305 bridges across Wales deemed substandard by RAC Foundation

Weak bridge Image copyright Geograph/ Andrew Hill

There are 305 council-maintained bridges in Wales that are substandard and not fit to carry the heaviest vehicles, according to figures from the RAC Foundation.

It said work required to bring them up to a good standard would cost £100m.

A total of 4% of Wales's council-maintained bridges were deemed unfit to carry the biggest HGVs "routinely seen on the country's roads".

A Welsh Local Government Association spokesman said work was "prioritised".

The council with the highest proportion of bridges deemed substandard was Conwy, with 51 (22%) of its 234 bridges needing work totalling £2m.

The council with the most was Powys with 62 (5%) out of its 1,336 bridges deemed substandard and Carmarthenshire with 55 (7%) out of 798.

According to the figures, Denbighshire needed the biggest outlay, with £14m required for 20 (7%) of its 280 bridges deemed substandard.

The RAC Foundation analysed data from about 72,000 bridges on the local road networks across the UK.

It said 3,203 structures over 1.5m in span were substandard which meant they could not carry the heaviest 44 tonne lorries and had weight restrictions in place or, in some instances, were closed completely.

However, there were varying reasons for them being classified "substandard". For example, some were on country tracks where heavy vehicles would not venture, so there was little incentive to strengthen them.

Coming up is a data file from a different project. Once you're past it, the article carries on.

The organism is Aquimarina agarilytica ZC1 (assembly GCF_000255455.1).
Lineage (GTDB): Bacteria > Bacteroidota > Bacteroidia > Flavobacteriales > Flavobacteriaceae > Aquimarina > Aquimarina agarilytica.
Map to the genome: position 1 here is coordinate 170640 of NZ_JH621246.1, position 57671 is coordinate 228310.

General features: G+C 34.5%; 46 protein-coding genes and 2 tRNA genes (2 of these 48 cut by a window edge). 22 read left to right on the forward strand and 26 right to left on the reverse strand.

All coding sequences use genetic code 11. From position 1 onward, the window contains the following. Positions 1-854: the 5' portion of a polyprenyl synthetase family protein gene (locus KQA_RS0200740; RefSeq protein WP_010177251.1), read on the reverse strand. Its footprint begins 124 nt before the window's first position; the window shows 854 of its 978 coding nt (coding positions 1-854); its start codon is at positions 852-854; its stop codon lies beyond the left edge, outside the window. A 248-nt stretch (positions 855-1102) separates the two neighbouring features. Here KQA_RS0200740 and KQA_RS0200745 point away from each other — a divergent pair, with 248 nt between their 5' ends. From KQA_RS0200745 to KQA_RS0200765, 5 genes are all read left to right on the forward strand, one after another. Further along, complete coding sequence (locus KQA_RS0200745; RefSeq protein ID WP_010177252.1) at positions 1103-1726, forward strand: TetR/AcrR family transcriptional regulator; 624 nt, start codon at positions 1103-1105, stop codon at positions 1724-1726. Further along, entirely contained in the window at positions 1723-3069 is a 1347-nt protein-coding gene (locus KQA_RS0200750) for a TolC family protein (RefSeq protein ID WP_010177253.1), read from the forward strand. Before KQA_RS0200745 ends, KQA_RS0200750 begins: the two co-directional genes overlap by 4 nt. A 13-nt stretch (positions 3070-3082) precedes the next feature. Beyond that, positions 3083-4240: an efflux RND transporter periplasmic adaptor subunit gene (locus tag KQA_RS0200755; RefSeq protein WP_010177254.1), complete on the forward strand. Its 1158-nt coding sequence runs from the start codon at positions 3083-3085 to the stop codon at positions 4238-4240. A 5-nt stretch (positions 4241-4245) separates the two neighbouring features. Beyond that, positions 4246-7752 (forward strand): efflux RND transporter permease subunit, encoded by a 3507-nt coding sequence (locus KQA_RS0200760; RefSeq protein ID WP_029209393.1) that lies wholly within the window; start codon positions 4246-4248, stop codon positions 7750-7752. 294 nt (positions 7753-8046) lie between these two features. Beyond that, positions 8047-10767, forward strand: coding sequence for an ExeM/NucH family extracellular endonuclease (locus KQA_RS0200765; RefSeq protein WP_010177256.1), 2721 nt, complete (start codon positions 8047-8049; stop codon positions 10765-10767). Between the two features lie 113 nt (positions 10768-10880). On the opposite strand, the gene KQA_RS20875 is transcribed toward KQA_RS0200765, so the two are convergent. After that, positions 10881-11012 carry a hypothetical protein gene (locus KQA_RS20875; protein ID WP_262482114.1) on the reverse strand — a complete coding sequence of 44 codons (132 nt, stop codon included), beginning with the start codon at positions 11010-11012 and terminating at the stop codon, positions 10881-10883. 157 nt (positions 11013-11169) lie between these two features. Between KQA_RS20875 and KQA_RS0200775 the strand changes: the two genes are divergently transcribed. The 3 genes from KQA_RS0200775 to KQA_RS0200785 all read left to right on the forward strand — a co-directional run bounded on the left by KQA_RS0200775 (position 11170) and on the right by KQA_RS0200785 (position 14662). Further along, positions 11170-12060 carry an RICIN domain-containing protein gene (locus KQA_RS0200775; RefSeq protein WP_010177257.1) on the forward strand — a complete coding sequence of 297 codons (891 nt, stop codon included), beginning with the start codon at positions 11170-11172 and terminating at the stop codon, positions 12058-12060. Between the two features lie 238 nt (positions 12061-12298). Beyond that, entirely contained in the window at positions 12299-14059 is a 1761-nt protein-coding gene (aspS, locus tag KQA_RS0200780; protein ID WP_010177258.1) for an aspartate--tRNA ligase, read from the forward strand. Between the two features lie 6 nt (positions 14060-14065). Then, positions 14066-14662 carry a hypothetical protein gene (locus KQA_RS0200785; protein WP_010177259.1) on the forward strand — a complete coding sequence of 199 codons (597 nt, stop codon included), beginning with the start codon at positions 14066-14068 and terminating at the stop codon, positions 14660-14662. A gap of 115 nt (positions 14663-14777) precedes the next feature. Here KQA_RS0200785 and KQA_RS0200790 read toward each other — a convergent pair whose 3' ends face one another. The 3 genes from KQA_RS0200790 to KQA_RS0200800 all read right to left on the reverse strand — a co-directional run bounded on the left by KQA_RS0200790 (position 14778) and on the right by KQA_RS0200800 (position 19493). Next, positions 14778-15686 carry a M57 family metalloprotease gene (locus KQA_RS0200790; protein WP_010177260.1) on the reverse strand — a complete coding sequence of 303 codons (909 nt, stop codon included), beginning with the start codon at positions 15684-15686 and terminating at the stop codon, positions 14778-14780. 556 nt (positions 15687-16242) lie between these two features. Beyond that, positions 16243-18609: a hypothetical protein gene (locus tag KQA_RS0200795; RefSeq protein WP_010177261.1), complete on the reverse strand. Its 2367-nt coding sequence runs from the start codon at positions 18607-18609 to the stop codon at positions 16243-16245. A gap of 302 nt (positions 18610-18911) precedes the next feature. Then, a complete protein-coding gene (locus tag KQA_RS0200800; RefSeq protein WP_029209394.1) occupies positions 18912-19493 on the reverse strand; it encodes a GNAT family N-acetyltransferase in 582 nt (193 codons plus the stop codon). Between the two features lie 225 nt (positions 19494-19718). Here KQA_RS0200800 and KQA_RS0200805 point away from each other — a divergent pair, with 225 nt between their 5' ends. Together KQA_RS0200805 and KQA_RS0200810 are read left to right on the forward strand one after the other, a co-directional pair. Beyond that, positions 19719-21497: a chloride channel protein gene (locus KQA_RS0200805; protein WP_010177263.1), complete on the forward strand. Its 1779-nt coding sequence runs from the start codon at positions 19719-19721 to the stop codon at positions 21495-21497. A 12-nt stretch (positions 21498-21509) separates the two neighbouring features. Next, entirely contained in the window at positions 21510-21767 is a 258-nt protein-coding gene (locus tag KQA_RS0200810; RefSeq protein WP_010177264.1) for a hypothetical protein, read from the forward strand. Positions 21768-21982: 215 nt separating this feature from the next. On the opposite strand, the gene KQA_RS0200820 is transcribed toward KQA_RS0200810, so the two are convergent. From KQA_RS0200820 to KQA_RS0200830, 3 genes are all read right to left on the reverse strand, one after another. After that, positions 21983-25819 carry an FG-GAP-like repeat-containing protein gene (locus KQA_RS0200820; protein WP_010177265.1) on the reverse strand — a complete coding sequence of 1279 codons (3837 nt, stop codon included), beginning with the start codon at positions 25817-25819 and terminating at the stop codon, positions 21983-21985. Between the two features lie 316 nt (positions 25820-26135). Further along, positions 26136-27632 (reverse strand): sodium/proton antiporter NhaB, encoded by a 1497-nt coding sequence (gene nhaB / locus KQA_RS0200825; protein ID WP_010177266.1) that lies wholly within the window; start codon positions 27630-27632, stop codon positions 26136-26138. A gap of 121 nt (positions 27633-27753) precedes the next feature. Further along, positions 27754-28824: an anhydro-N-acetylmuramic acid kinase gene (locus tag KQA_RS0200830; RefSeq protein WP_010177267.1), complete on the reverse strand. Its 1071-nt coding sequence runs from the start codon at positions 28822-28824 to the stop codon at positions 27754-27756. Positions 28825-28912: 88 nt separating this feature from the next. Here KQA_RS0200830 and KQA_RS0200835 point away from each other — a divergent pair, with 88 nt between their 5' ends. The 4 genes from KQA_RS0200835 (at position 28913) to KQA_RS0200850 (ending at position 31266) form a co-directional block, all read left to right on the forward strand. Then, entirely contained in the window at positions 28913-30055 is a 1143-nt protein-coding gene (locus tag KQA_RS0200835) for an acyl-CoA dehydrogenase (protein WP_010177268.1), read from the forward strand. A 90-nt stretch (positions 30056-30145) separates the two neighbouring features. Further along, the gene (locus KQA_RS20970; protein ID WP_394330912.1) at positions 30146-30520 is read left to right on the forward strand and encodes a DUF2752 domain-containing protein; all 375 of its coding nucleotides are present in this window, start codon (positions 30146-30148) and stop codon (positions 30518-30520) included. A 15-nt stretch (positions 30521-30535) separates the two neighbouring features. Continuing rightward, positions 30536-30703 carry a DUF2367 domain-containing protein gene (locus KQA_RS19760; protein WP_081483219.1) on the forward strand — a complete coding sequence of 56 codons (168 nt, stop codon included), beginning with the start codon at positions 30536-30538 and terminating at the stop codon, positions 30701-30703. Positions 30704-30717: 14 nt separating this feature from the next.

'Serious impact'

Percentage-wise, Conwy had the ninth highest number of substandard bridges of any British local authority.

However, those above it included four London boroughs that have between four and 11 bridges each and Blackpool, which has 21.

In Wales, Conwy was followed by Cardiff (with 102 structures) and Merthyr Tydfil (37) which both have 14% of their bridges in classes as substandard.

Both Denbighshire (280 bridges) and Carmarthenshire (798 bridges) have 7% that are substandard.

Figures for Flintshire council were not included.

The research found the cost of bringing all across the UK up to perfect condition would be £890m, or £278,000 per structure.

A WLGA spokesman said councils regularly monitor their networks, including bridges.

"Given the financial pressures faced by local authorities it is necessary to prioritise maintenance expenditure," he added.

"Should a serious issue be identified with any structure then local authorities would take necessary remedial action, or even prohibit use in a worst case scenario."

Conwy council said it had been reviewing and strengthening its road bridges and the current number deemed substandard was 46 - 16%.

It added that listed ancient monuments such as Pont Fawr in Llanrwst were included in the data and such structures are deemed acceptable in terms of structural capacity, but are unlikely to achieve the full loading capacity standard, due to their listed status.

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